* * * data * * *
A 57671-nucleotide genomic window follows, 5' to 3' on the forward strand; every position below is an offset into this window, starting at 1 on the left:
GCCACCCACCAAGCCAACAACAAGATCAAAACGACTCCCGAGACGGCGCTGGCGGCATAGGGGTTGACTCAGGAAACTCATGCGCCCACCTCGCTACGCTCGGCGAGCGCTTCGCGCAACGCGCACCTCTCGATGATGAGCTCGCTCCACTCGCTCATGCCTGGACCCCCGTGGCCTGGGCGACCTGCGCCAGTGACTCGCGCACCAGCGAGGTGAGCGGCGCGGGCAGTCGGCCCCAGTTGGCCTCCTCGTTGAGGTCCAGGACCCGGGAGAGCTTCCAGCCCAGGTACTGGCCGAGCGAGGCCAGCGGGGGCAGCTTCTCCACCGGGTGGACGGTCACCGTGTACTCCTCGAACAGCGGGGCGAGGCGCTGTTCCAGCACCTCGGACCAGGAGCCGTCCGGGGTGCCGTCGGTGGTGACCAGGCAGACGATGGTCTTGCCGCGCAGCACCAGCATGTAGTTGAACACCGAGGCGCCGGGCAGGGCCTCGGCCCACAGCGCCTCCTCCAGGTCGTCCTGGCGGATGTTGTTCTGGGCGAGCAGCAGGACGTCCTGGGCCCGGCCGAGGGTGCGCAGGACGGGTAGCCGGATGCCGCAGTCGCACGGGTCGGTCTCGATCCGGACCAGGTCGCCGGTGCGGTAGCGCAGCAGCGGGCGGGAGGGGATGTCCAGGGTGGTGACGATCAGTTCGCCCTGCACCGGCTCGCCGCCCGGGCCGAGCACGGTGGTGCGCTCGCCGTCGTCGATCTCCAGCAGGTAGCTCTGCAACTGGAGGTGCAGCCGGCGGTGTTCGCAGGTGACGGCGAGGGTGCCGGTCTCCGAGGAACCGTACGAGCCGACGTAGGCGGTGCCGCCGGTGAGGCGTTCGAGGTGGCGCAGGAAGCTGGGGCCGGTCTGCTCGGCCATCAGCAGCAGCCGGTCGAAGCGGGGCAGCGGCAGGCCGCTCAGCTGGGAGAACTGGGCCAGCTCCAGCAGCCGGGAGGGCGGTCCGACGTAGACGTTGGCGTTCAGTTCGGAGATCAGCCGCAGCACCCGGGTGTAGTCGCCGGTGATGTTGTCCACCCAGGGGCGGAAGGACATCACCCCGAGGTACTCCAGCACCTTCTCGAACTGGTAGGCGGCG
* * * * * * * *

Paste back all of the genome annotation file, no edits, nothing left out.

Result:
A 57671-nucleotide genomic window follows, 5' to 3' on the forward strand; every position below is an offset into this window, starting at 1 on the left:
GCCACCCACCAAGCCAACAACAAGATCAAAACGACTCCCGAGACGGCGCTGGCGGCATAGGGGTTGACTCAGGAAACTCATGCGCCCACCTCGCTACGCTCGGCGAGCGCTTCGCGCAACGCGCACCTCTCGATGATGAGCTCGCTCCACTCGCTCATGCCTGGACCCCCGTGGCCTGGGCGACCTGCGCCAGTGACTCGCGCACCAGCGAGGTGAGCGGCGCGGGCAGTCGGCCCCAGTTGGCCTCCTCGTTGAGGTCCAGGACCCGGGAGAGCTTCCAGCCCAGGTACTGGCCGAGCGAGGCCAGCGGGGGCAGCTTCTCCACCGGGTGGACGGTCACCGTGTACTCCTCGAACAGCGGGGCGAGGCGCTGTTCCAGCACCTCGGACCAGGAGCCGTCCGGGGTGCCGTCGGTGGTGACCAGGCAGACGATGGTCTTGCCGCGCAGCACCAGCATGTAGTTGAACACCGAGGCGCCGGGCAGGGCCTCGGCCCACAGCGCCTCCTCCAGGTCGTCCTGGCGGATGTTGTTCTGGGCGAGCAGCAGGACGTCCTGGGCCCGGCCGAGGGTGCGCAGGACGGGTAGCCGGATGCCGCAGTCGCACGGGTCGGTCTCGATCCGGACCAGGTCGCCGGTGCGGTAGCGCAGCAGCGGGCGGGAGGGGATGTCCAGGGTGGTGACGATCAGTTCGCCCTGCACCGGCTCGCCGCCCGGGCCGAGCACGGTGGTGCGCTCGCCGTCGTCGATCTCCAGCAGGTAGCTCTGCAACTGGAGGTGCAGCCGGCGGTGTTCGCAGGTGACGGCGAGGGTGCCGGTCTCCGAGGAACCGTACGAGCCGACGTAGGCGGTGCCGCCGGTGAGGCGTTCGAGGTGGCGCAGGAAGCTGGGGCCGGTCTGCTCGGCCATCAGCAGCAGCCGGTCGAAGCGGGGCAGCGGCAGGCCGCTCAGCTGGGAGAACTGGGCCAGCTCCAGCAGCCGGGAGGGCGGTCCGACGTAGACGTTGGCGTTCAGTTCGGAGATCAGCCGCAGCACCCGGGTGTAGTCGCCGGTGATGTTGTCCACCCAGGGGCGGAAGGACATCACCCCGAGGTACTCCAGCACCTTCTCGAACTGGTAGGCGGCG